Coaching

by Jeremy Cassell and Tom Bird

Things to watch for in your coaching sessions

When you are coaching effectively you are watching for everything. You are noticing everything that is being communicated and looking for a sense of congruence, an alignment between what is being said and all the non-verbal communication. Below are some specific things to watch for in a coaching session.

Is the coachee taking responsibility?

Taking responsibility and being accountable are the key goals of a coaching approach. As you manage a coaching session, notice to what extent the coachee takes responsibility for their actions and results. If you feel this is not happening, look for an opportunity to check this and to provide feedback to them. Think about your own coaching and to what extent you are supporting their ability to take responsibility through your asking of open questions.

Are they engaged with the coaching?

For coaching to be effective, the coachee needs to engage with it. Watch for whether their words are in alignment with the rest of their communication. If not, give some feedback or ask a question to check their engagement. This is particularly important when coaching around a behavioural or attitudinal issue. One potential contributor to a lack of engagement is the absence of a clear or motivational and specific goal. If you feel engagement with the process is an issue, then this must be addressed if coaching is to bring about a result.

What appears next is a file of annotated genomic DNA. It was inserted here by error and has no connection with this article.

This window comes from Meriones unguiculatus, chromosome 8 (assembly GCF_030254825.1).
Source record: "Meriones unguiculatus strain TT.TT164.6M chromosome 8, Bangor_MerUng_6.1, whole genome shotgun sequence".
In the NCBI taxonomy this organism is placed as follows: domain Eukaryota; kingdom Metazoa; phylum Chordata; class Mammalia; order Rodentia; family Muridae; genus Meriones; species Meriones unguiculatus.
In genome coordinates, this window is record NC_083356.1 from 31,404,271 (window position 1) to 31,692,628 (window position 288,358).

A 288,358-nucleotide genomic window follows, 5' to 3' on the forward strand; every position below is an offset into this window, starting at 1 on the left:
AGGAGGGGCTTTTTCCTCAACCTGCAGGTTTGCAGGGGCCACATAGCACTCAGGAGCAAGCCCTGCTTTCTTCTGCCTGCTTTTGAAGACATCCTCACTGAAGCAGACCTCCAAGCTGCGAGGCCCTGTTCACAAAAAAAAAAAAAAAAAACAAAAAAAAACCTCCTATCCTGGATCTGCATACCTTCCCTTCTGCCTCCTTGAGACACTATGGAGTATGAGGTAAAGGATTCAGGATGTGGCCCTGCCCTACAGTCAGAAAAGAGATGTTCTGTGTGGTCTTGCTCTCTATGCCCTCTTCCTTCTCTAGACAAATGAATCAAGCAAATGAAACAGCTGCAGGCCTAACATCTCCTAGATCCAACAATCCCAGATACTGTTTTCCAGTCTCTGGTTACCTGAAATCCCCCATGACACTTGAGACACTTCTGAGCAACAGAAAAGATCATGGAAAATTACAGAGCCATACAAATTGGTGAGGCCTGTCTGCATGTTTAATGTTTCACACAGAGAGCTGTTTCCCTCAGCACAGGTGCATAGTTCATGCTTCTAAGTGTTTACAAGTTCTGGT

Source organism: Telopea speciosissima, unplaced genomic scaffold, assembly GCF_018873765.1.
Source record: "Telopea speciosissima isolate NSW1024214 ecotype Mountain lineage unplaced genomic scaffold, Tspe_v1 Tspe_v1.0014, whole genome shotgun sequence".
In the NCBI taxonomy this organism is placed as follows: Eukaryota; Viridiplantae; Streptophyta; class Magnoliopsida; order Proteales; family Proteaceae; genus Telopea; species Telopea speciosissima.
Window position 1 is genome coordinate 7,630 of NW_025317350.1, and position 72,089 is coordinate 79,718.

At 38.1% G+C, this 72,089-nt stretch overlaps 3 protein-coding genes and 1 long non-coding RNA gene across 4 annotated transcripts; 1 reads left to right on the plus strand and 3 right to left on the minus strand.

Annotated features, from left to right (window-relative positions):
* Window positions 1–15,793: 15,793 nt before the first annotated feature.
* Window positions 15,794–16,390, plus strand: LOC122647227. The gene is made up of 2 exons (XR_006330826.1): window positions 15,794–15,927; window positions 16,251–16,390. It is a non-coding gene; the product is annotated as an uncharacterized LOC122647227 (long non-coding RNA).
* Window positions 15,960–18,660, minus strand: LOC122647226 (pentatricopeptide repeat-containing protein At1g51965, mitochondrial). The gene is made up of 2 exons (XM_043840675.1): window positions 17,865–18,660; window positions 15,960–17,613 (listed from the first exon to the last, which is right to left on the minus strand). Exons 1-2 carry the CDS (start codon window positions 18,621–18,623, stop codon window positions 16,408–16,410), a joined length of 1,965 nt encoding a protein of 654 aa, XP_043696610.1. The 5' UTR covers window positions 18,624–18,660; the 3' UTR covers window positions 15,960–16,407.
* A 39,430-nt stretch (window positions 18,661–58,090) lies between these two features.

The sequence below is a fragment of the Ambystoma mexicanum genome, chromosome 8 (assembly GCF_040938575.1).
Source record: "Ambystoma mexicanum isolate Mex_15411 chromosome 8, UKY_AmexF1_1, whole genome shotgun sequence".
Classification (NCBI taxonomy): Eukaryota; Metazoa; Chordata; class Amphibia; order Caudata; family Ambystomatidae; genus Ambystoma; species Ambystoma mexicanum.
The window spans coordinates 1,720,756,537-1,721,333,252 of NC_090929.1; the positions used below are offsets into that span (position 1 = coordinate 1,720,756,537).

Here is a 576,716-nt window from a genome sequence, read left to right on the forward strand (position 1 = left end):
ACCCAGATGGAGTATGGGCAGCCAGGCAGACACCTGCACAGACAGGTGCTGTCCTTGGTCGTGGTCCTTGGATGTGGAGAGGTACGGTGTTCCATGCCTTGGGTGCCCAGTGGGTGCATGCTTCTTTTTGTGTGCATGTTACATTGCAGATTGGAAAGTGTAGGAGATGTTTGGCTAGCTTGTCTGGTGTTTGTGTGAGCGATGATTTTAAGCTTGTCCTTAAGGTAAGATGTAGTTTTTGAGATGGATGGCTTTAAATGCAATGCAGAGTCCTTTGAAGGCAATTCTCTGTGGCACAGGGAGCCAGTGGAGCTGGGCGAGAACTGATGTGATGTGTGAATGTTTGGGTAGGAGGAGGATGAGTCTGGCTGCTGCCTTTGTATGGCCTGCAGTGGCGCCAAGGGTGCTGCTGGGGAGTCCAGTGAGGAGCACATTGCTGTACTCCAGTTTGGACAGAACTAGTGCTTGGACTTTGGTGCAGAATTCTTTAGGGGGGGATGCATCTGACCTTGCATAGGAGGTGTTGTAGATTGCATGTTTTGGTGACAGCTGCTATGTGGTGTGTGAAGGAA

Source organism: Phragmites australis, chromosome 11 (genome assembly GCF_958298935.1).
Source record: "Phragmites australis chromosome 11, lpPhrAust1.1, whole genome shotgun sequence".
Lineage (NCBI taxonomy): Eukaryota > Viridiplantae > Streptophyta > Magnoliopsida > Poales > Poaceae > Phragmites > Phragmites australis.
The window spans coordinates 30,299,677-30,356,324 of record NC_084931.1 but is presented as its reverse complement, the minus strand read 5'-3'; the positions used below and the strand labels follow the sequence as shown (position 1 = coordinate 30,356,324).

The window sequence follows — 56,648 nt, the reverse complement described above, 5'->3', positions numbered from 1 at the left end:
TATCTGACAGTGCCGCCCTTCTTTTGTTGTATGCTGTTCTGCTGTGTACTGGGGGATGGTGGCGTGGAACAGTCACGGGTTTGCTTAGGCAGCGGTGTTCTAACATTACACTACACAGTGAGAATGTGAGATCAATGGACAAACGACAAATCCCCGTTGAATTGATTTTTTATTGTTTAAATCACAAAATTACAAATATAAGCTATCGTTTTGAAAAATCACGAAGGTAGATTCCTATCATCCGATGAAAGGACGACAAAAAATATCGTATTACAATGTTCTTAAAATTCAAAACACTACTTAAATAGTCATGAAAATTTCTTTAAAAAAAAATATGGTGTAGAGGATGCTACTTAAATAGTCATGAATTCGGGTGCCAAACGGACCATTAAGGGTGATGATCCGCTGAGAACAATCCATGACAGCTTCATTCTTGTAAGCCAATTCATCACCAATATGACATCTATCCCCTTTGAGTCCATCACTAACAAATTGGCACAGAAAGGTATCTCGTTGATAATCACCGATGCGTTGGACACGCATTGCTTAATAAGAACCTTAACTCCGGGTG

Do they deliver on the agreed actions?

When you agree clear action plans, are they delivered by the coachee? If agreed actions are continually not met, make this the subject of your coaching!

Do they reflect on their performance?

We know that reflection develops performance. This is a goal in our coaching. If you can develop self-reflection, you are assisting in developing continuous learning. To encourage this reflection, get into the habit of asking some good open questions, such as

  • ‘What have you done that really worked well?’
  • ‘What have you done that detracted from the result?’
  • ‘What will you do differently next time?’

If these questions become part of your regular communication, you will begin to encourage the coachee to ask them of themselves.

Do they take feedback on board?

How does the coachee react and respond to feedback? Feedback is a critical input to improve and develop performance, especially in behavioural issues.

If feedback is not being taken on board, look first at how you are giving it.

  • Have you asked permission?
  • Are you being objective, descriptive and non-judgemental?
  • Have you agreed with the coachee how they like to receive feedback?
  • Are you balancing positive with developmental feedback?

If they are still not taking feedback on board, then consider making this a topic for coaching.